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    Results 1 to 12 of 12
    1. #1
      Join Date
      Oct 2014
      Posts
      41
      Country Flag: United States

      Help With New TruTurn Setup to Measure for Wheels/Tires

      Hey all,

      I need some help understanding what's going on with my 1970 Nova. This winter I installed a new rag joint, power steering box, all ridetech (3 pc. MuscleBar, Strongarms, coilovers, and TruTurn). I have OEM subframe, inner fenders, and disc brakes. Now that I'm going to measure for wheels/tires, I'm running into a perplexing issue.

      I rented the wheel-fit "tool" from MCB, and had things all measured out on the passenger side for an 18x9", 245/40R18, which told me I need a 5.875 BS. I set the ride-height as best I could by lowering the coil spring all the way down loose on the coilover, jacked up lower control arm, and had half the sidewall covered by the fender lip; that seemed close enough to get everything done. With the steering wheel cranked all the way to the left, the tire, on the passenger side, almost touches the Musclebar, and I have great clearance at the rear when the steering wheel is cranked to the right. For $hits and giggles, I decided to throw the tool/tire combo on the driver's side. I'm glad I did. With the steering wheel clocked all the way to the right, There is .75"-1" clearance to the sway bar, and with the wheel turned all the way to the left, the rear of the tire on the drivers side is pushed against the inner fender. It's not just "close", it actually flexed the tool mounted to the hub. While both side Tru-Turn steering arm stops don't touch the lower control arm (passenger side does at full lock, drivers side does not), I don't understand why there is a side-to-side variation like this and/or what could be causing it.

      Any ideas?



      I set the tie rod lengths as close to the old stuff I took off, but is that the reason for everything being wonky? I thought that would at least be close to get wheels and tires measured and ordered, and then I would obviously take the car to a shop for a proper, professional alignment. But without this, I can't really appropriately measure for wheels/tires. Not with any confidence anyways. Is there a typical tie rod length, driver side and passenger side?

      Thanks in advance for the help, this site has always been very helpful.


    2. #2
      Join Date
      Nov 2006
      Location
      Mountain Springs, Texas
      Posts
      3,760
      Country Flag: United States
      Did you roughly align the camber and caster? Too much caster can cause problems.

      What caster slugs did you use? Same one in both sides?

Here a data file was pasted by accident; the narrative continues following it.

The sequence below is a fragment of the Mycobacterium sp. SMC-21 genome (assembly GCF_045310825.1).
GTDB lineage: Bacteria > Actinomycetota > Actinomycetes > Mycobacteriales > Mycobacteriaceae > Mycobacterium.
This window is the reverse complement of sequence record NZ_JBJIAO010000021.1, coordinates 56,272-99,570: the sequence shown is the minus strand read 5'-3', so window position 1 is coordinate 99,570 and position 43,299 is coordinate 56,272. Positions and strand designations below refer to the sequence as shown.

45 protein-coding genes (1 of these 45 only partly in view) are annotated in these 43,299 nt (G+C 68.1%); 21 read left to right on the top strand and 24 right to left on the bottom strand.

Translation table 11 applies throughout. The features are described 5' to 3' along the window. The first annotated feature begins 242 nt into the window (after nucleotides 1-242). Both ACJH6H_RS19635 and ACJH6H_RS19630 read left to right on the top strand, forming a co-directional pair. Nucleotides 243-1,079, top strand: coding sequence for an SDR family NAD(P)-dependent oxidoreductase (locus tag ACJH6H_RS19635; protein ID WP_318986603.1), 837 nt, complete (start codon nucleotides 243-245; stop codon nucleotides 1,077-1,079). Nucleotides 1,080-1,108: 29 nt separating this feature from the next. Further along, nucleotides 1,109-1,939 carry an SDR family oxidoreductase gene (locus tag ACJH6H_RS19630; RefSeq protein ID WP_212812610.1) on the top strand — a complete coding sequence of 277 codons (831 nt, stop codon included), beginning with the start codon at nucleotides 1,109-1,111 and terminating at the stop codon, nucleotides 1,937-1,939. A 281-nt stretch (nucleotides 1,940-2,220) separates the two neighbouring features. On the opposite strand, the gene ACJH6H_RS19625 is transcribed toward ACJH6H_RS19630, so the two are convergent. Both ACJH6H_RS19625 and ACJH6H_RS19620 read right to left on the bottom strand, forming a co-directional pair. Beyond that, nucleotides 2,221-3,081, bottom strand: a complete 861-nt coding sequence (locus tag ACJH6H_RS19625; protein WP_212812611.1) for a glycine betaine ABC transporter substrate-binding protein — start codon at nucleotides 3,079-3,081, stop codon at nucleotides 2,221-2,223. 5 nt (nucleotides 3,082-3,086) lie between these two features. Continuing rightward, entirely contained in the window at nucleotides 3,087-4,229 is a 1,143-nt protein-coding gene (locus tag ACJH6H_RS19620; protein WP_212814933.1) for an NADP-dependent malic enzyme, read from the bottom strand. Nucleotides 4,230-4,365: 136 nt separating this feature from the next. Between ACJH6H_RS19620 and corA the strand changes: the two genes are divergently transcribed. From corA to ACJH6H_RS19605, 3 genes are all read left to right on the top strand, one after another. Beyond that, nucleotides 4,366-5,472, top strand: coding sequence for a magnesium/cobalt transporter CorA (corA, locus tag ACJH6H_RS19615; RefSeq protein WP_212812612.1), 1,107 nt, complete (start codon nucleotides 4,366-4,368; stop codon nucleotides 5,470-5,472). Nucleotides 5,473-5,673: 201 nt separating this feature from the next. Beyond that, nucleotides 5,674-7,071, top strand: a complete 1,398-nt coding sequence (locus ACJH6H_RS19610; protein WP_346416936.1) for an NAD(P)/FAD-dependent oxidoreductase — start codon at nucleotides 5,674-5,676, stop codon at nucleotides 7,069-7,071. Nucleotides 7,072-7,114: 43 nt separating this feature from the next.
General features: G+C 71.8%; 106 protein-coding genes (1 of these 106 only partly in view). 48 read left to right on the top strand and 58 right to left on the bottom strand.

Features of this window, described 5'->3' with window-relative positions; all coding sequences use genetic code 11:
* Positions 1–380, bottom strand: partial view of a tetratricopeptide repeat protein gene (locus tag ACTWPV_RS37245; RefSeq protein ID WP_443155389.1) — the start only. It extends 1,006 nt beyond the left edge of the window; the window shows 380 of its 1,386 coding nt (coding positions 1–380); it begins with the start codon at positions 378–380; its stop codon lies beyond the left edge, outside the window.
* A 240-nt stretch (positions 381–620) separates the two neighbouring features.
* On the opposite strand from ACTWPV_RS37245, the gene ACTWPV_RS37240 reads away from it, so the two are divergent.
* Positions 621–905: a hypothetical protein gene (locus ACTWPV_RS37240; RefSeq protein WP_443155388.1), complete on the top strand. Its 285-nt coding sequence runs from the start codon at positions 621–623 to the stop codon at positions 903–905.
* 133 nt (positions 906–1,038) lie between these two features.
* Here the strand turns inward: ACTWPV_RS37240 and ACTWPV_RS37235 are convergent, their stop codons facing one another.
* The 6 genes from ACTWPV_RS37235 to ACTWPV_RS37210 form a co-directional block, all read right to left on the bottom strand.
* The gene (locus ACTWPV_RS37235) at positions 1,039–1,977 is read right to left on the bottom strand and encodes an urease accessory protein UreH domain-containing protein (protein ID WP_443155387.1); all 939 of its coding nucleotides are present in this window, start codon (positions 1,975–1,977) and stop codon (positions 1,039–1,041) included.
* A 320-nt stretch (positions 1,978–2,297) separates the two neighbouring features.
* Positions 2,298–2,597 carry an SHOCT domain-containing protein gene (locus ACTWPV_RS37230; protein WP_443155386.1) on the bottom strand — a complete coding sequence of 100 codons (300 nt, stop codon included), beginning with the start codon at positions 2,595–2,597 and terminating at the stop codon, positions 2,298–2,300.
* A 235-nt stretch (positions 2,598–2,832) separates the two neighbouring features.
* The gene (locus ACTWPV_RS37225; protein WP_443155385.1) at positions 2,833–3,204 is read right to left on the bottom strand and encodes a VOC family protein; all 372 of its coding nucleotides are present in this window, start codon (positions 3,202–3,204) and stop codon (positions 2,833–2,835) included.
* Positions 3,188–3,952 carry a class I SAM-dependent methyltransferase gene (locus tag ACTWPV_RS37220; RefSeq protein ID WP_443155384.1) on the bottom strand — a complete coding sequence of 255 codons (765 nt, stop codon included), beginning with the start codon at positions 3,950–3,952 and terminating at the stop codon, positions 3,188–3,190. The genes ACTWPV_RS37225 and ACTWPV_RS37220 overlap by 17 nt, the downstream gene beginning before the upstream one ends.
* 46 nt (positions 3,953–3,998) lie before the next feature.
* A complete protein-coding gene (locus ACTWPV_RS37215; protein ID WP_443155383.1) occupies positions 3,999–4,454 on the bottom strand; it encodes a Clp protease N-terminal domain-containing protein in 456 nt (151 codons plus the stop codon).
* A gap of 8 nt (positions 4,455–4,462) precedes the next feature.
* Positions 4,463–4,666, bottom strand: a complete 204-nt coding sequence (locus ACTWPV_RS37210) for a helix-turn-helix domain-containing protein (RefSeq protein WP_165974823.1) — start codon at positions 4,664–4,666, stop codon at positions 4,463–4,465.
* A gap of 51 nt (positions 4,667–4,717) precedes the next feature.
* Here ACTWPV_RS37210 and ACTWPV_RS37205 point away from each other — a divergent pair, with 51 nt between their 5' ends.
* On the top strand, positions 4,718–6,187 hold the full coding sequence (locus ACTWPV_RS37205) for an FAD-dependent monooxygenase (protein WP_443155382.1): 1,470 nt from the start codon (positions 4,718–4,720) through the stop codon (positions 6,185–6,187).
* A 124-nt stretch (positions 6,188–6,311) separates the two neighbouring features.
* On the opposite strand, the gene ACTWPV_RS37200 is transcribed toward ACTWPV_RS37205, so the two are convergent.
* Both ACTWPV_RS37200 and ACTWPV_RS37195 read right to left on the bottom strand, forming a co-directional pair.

Don
      1969 Camaro - LSA 6L90E AME sub/IRS
      1957 Buick Estate Wagon
      1959 El Camino - Ironworks frame
      1956 Cameo - full C5 suspension/drivetrain

    3. #3
      Join Date
      Nov 2009
      Location
      Austin Texas
      Posts
      544
      Err to the (higher backspace) frame rail side, not the fender side. Its way easier to run a small spacer than to redo your wheels. Im running a 265 on a 10-inch wheel in the front with tru tun and its tight. Also keep in mid your brake kit will affect your offset. Willwood is like .38 out from factory. Kore 2 is like .25 in from factory if I remember correctly.

    4. #4
      Join Date
      Oct 2014
      Posts
      41
      Country Flag: United States
      Quote Originally Posted by dhutton View Post
      Did you roughly align the camber and caster? Too much caster can cause problems.

      What caster slugs did you use? Same one in both sides?

      Don

      Hey Don, I used the standard "street" caster slugs that came with the Strongarms from ridetech; yes, same on both sides. I put the shims back in, in the same spots, from the old stuff I took out. Again, thought all of this would be close enough until I could get the car to a shop for a professional alignment.

    5. #5
      Join Date
      Oct 2014
      Posts
      41
      Country Flag: United States
      Quote Originally Posted by cwylie View Post
      Err to the (higher backspace) frame rail side, not the fender side. Its way easier to run a small spacer than to redo your wheels. Im running a 265 on a 10-inch wheel in the front with tru tun and its tight. Also keep in mid your brake kit will affect your offset. Willwood is like .38 out from factory. Kore 2 is like .25 in from factory if I remember correctly.
      265/35, 40, 45? What backspace? I'm curious to know how you were able to fit those. I'm a tad disappointed I couldn't fit anything over this 245/40, but if all the other geometry is off, I can't confidently determine what will and won't fit. Thanks!

    6. #6
      Join Date
      Sep 2010
      Location
      Martinez, CA
      Posts
      135
      Country Flag: United States
      I’m wondering if the subframe is centered in the body. There always seems to be a little “slop” in these early cars. My 66 Chevelle can be bolted to the frame quite crooked.
      Have you measured from the wheel hubs to fender on both sides?